Stanford’s David Lobell, Berkeley’s Reed Walker, and University of
Illinois’s Tatyana Derugniya gather at the SEEPAC-organized 2018
conference at Stanford, “Advances in the Economics of Climate Change."
Stanford is a great place to obtain a PhD degree, specializing in environmental, resource or energy economics. You will be well trained and well positioned for jobs in academia, government, NGOs, consulting and the private sector.
The field of study involves applying methods from economics to problems related to energy, natural resources and environmental quality. The main foci are on the interplay between the natural world and the economy and how energy, resource and environmental markets work.
The field can be multidisciplinary in that students need depth in economics, first and foremost, but are encouraged to acquire some knowledge of natural science, engineering and other social sciences relevant to their research interests. This multidisciplinarity helps in communicating with researchers in other fields as well as providing better motivation of socially relevant research questions. Environmental, resource and energy problems are inherently multidisciplinary.
There are several “homes” for students pursuing a PhD in this field. Each department/program has a different emphasis and student cohort size so students should make choices based on their interests and long-term goals. Financial support may also vary from program to program. And job opportunities may be different for graduates of different programs. What is common to all programs is that they permit students to acquire real depth in economics, necessary to become a prominent research economist, as well as supplemental strength in a complementary area of scholarship. Probably the biggest difference among the programs is the academic interests of the fellow students with whom you matriculate and how prospective employers view degrees from different programs and departments. Strong preparation in mathematics is necessary for any of these programs. Masters degrees or work experience post-bachelors degree are not necessary though desirable:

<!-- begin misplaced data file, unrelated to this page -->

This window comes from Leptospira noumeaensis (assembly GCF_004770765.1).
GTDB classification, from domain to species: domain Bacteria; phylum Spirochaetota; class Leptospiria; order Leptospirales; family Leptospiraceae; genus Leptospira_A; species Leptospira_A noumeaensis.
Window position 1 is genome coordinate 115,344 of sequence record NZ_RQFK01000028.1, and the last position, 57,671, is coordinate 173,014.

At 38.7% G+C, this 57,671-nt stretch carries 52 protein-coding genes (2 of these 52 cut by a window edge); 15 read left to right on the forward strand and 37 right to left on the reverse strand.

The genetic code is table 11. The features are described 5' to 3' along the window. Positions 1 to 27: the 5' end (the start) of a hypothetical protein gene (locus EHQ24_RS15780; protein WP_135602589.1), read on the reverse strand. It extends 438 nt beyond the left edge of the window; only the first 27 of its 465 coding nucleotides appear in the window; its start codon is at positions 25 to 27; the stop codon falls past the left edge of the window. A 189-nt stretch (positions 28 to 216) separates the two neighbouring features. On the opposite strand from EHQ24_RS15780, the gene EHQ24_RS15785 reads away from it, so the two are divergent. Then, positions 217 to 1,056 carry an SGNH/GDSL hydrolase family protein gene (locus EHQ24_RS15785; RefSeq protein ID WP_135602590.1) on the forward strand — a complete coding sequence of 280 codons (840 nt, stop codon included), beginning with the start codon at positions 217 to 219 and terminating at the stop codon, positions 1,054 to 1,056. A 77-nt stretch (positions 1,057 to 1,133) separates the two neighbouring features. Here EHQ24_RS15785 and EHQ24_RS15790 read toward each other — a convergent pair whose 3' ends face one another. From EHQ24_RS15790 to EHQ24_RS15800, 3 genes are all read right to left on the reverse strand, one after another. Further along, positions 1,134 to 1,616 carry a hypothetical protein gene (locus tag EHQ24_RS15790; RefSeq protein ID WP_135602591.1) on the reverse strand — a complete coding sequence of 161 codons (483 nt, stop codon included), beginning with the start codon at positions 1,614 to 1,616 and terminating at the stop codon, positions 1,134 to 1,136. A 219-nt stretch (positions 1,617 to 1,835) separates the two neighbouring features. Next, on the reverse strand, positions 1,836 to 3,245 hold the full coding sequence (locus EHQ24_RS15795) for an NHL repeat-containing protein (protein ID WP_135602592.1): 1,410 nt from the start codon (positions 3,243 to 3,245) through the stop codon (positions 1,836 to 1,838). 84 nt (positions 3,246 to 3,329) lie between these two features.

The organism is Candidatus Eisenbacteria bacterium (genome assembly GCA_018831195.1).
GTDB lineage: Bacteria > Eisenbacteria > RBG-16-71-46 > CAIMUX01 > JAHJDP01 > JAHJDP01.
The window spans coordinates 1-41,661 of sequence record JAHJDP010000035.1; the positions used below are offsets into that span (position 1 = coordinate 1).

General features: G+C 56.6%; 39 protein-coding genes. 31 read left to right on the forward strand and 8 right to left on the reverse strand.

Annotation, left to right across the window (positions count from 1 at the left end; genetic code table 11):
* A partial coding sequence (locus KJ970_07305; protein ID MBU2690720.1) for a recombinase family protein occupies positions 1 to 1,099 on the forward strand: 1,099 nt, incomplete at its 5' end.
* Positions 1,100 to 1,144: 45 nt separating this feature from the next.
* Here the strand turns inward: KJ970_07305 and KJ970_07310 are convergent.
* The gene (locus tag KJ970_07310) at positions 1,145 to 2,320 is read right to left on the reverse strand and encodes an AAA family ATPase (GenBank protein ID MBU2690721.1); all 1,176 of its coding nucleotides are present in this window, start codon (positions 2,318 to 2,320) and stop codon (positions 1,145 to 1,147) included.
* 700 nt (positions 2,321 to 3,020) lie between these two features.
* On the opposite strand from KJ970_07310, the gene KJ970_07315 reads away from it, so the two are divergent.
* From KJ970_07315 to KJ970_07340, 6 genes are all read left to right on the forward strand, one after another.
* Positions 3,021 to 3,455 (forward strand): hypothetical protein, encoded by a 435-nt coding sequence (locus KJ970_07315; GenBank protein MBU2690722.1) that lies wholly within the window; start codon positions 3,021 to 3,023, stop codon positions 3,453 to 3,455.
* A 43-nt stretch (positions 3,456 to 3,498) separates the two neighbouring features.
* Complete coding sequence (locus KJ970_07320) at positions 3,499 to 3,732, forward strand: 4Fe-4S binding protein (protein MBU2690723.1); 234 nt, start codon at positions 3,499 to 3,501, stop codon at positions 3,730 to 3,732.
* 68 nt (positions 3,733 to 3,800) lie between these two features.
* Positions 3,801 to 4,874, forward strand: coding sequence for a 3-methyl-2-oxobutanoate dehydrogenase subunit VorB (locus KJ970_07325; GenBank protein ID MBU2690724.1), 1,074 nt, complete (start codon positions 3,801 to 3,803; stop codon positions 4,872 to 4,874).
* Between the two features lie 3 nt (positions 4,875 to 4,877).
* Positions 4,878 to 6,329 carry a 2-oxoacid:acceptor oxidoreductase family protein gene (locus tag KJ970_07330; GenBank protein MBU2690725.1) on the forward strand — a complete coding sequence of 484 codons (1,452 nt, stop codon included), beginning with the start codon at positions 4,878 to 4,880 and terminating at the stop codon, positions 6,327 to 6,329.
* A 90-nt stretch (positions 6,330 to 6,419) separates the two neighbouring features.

Economics Department: Deep and rigorous training in several fields of economics.
Emmett Interdisciplinary Program in Environment and Resources (EIPER): Emphasis is on training in two areas of scholarship, one of which can be economics.
Graduate School of Business (GSB): Similar to the Economics Department except that students have a particular interest in business and other areas of scholarship found at a business school..
Management Science and Engineering (MS&E): A flexible curriculum with an emphasis on developing and applying mathematical tools to solve policy and business problems.